The first stop is King’s Landing for a very important tone-setting exchange between two members of clan Lannister. In the first 5 minutes, it’s established that this season will see King Joffrey (Jack Gleeson) become more unbearable and Tyrion (Peter Dinklage) will continue to be the core of the show’s personality. The levity brought by Tyrion’s character will ultimately be balanced with the seriousness of his ever-shifting agenda, as it was in season one, but with his nephew on the Iron Throne and his brother a captive of the new King of the North, he may just become one of the hinges upon which the door to all-out war sits. And who better to be the glue for season two than Peter Dinklage. He oozes charisma, lighting up every one of his scenes, devious as ever.

Power is Power…
“You love your children, it’s your one redeeming quality. That and your cheek bones.” If there’s one thing we learned in the first season, it’s that Charles Dance (the villain from Last Action Hero) is the perfect man to play the head of the Lannister dinner table. And the show could use more of him. We also found that a Lannister can always be trusted to (a) pay their debt and (b) be a wicked, conniving monster the likes of which everyone should fear. Cersei Lannister, as personified by the graceful yet dagger-eyed Lena Headey, continues to personify all that is frightening about Lannisters in power. Not only does the shadow of Robert Baratheon still hang over King’s Landing – especially with claims being made by Stannis, who is telling tales out of school about Joffrey being the child of some wicked incest – but it becomes clear the both Cersei and Joffrey will do anything to maintain their newfound position. It’s going to take a siege upon King’s Landing to move that woman even an inch away from the point of power. Littlefinger (Aidan Gillen) found that out the hard way. Good thing a siege is being planned. By all thirty seven of the kings now residing in Westeros.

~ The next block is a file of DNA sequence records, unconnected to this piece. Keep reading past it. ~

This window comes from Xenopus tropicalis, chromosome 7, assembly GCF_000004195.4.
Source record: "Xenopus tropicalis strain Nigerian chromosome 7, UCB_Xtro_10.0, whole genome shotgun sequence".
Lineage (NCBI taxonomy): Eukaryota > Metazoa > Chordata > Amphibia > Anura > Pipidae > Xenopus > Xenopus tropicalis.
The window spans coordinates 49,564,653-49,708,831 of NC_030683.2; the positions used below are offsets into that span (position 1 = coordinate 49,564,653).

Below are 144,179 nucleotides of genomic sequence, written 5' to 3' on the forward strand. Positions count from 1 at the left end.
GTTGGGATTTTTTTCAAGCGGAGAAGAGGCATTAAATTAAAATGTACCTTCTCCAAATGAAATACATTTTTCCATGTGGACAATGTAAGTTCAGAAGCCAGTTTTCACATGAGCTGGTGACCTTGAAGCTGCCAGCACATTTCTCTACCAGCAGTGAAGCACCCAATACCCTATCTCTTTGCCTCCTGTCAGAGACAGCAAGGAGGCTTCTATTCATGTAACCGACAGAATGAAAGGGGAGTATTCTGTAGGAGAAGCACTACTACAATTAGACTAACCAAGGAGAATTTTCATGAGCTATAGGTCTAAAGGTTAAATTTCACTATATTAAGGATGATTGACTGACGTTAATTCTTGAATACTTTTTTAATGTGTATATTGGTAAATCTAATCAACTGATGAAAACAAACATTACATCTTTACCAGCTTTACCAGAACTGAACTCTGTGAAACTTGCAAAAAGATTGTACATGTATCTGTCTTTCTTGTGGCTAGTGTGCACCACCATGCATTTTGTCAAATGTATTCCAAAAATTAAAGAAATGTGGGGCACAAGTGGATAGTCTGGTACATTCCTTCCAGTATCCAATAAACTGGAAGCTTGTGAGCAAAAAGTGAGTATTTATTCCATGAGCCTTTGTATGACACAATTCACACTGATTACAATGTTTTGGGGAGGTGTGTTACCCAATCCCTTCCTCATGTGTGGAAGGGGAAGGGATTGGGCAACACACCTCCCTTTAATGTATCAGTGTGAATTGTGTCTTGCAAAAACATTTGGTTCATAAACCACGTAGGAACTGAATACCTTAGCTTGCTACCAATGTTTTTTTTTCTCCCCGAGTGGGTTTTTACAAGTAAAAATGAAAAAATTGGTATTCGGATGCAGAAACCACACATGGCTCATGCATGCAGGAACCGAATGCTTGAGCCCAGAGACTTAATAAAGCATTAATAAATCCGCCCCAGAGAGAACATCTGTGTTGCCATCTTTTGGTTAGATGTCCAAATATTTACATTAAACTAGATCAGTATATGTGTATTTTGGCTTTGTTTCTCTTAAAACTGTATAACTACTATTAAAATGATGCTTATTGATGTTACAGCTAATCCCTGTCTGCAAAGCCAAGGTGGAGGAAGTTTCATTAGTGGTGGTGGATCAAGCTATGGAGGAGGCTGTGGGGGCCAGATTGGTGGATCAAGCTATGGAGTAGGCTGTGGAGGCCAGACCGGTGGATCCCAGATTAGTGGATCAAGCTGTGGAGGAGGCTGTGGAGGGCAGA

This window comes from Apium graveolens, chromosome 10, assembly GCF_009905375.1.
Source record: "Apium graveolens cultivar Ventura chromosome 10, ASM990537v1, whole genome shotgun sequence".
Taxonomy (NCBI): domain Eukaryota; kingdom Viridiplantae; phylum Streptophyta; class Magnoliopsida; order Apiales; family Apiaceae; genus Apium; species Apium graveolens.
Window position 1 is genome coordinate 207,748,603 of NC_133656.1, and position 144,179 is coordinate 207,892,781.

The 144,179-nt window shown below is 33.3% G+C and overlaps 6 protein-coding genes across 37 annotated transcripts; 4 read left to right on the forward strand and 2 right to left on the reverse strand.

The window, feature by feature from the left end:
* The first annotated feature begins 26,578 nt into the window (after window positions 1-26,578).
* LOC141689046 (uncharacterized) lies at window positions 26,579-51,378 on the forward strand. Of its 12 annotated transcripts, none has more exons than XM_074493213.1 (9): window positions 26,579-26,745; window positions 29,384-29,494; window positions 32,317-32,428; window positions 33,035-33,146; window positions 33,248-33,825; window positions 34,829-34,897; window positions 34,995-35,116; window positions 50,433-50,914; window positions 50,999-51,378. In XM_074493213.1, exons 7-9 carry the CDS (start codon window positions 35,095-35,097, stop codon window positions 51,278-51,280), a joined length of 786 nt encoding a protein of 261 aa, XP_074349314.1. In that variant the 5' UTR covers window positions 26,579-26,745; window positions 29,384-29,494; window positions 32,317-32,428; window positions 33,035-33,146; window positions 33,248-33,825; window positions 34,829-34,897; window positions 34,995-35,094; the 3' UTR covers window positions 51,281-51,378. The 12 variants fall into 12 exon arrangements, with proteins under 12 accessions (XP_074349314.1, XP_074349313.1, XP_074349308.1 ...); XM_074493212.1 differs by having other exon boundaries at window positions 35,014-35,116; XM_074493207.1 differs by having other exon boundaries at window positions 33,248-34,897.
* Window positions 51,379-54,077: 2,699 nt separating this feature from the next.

Which brings us to another interesting dynamic promised in season two’s opening frame. Soon we will be swimming in a Sea of Kings. Stannis Baratheon (the ice cold Stephen Dillane) has made his claim, his brother Renly (the one who likes boys) will make his soon enough, Robb Stark the King of the North, young Sith Lord Joffrey and a even the guy North of the Wall, Mance Ryder, all seem to be ready to kill each other to be called King. How can this possibly end any way but epically?

For the night is dark, and full of terrors…
Episode one succeeded in many ways, not the least of which was giving peeks at some of the new characters. Sure, checking in with Daenerys and her new “children” on the road in the Red Waste was important, but their time seems to be coming later on, when those children grow up to be big goddamn fire-breathing weapons. Introducing the burning screen presence of Carice van Houten as Melisandre, the priestess of Dragonstone, who seems to want to lead Stannis Baratheon into battle with only the Lord of Light at his side, now that’s an important moment. One cup of wine later and she’s a newly unforgettable character. I won’t shy away from admitting that she frightens me to my core, especially when she’s burning idols of the old gods. The night is dark, indeed.